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No, your choices for food in Miami (specifically during Art Basel Miami Beach) are not relegated to the outrageously expensive cafés inside the Miami Beach Convention Center or the multitude of pizza joints lining Washington Avenue. For those with discerning tastes there are both new and established options that satisfy a wide range of palettes.
Some think its a tough job to screw up a pizza or a plate of pasta, but when Italian food is done right, it becomes an experience versus sustenance. In Miami Beach, near to the main event, Scarpetta (located inside the landmark Fontainebleau Hotel) offers nouveau duck/foie gras ravioli in a Marsala reduction. Terrazza, at the minimalist Shore Club Hotel, features dishes reflecting head chef Stefano Riccioletti’s Roman background: brick oven-fired pizzas and homemade pastas are foolproof choices. For a more traditional Italian experience in a classic Deco setting, Osteria del Teatro (just across from the quaint marketplace of Española Way) serves a delicate Tuna Tartatre, Salmon dressed with arugula salad and a superb wine list lined with Super Tuscans such as Amarone, Brunello Di Montalcino and Chianti Classico Riserva (a fine and rare South Australian Penfolds Grange Shiraz is also available by request from ‘Dino’s Cellar’). On the other side of the MacArthur Causeway in the Wynwood Arts District, Joey’s Italian Café was the original hot spot for those in the know. Baby octopus in a balsamic reduction, linguine in garlicky white clam sauce and chili, and paper-thin pizzas are must-haves.
Japanese fare has a strong presence in the Magic City. The longest-standing restaurant in South Beach is Toni’s (on Washington Avenue), opened in 1987. Outstanding dishes include the tuna naruto appetizer (rare tuna wrapped in cucumber with avocado in a shallow pool of sweet sake), miso-marinated Chilean sea bass and roasted duck with teriyaki and sesame oil. Inside the Epic Hotel in Downtown, Zuma (Miami) is helmed by Rainer Becker fusing Japanese and Continental European cuisine. Served in the informal ‘izakaya’ style, inventions such as chicken yakitori with baby leeks, a sashimi trio over a bowl of crushed ice with edible flowers, and chilled soba with lobster are delightful. With older locations in London, Dubai and Bangkok, this is a trendy, fabulous alternative to the overrated, overpriced Hakkasan (in the Fontainebleau). The Mandarin Oriental Miami (not far from the Epic Hotel) houses Café Sambal, boasting consistently fresh sushi a la carte and some Thai curveballs including Pad Thai and Lotus Chicken Wraps.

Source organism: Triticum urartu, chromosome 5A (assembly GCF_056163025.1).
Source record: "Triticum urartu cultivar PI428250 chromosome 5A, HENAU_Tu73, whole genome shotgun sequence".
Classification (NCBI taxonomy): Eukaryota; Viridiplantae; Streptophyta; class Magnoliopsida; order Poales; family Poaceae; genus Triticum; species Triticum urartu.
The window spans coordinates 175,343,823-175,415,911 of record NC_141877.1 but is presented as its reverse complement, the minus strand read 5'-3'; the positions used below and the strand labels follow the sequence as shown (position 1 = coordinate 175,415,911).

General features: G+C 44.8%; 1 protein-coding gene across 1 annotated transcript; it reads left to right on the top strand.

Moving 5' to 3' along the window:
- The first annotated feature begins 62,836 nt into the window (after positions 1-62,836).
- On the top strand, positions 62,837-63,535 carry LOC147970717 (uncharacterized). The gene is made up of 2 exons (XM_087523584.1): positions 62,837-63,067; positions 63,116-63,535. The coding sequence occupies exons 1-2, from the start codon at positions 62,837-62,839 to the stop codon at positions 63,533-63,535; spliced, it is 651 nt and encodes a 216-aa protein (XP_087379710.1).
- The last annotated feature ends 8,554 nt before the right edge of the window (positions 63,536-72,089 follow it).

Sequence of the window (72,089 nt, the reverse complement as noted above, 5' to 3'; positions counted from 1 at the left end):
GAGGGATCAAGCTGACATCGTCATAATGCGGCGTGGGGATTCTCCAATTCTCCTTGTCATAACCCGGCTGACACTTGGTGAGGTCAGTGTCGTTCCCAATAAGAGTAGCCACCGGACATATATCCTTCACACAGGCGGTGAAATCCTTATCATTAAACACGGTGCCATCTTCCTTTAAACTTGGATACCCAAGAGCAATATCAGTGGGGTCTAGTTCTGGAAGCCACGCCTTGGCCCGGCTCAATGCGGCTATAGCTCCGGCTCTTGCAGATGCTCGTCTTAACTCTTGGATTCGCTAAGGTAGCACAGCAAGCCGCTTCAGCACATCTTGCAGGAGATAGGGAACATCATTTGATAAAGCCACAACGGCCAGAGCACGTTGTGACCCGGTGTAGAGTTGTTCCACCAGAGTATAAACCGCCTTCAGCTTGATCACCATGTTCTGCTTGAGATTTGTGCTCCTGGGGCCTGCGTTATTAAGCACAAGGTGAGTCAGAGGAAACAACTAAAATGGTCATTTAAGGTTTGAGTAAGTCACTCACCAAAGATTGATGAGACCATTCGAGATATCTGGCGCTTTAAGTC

Latin cuisine somehow finds its way into every eating establishment in Miami, often with delicious results. Sugarcane, in Midtown Miami, is a two-way split between Japan and Peru with a full Robata grill, scallop tapas, and salted crispy chicken necks. The fig galette dessert (goat’s milk ice cream with candied walnuts) is positively sinful. Known as Miami’s gold standard of Latin ‘luxurious comfort food’ in the historic MiMo District, Michy’s (owned by celebrity chef Michelle Bernstein and husband David Martinez) presents European staples with Caribbean flair including whole Yellowtail Snapper with a curry-mango salsa, white Gazpacho with Marcona almonds and Duck confit with Blood Orange marmalade. The historic Cuban restaurant Versailles (appropriately situated west of Downtown in Little Havana) has attracted exiles, politicians and celebrities alike: the walk-up window, ‘La Ventanita‘ is the place where locals sip tiny cups of Café Cubano gossiping over everything from politics to the crispness of the 35 year-old restaurant’s plantain dishes.
Shana Beth Mason is an art consultant and critic based in Miami. Mason is the Miami editor of Whitehot Magazine and has contributed to HOUSE Magazine, FlashArt (Online), ArtPulse Magazine, ArtVoices Los Angeles, Miami Art Guide, Sculpture and The Art Economist.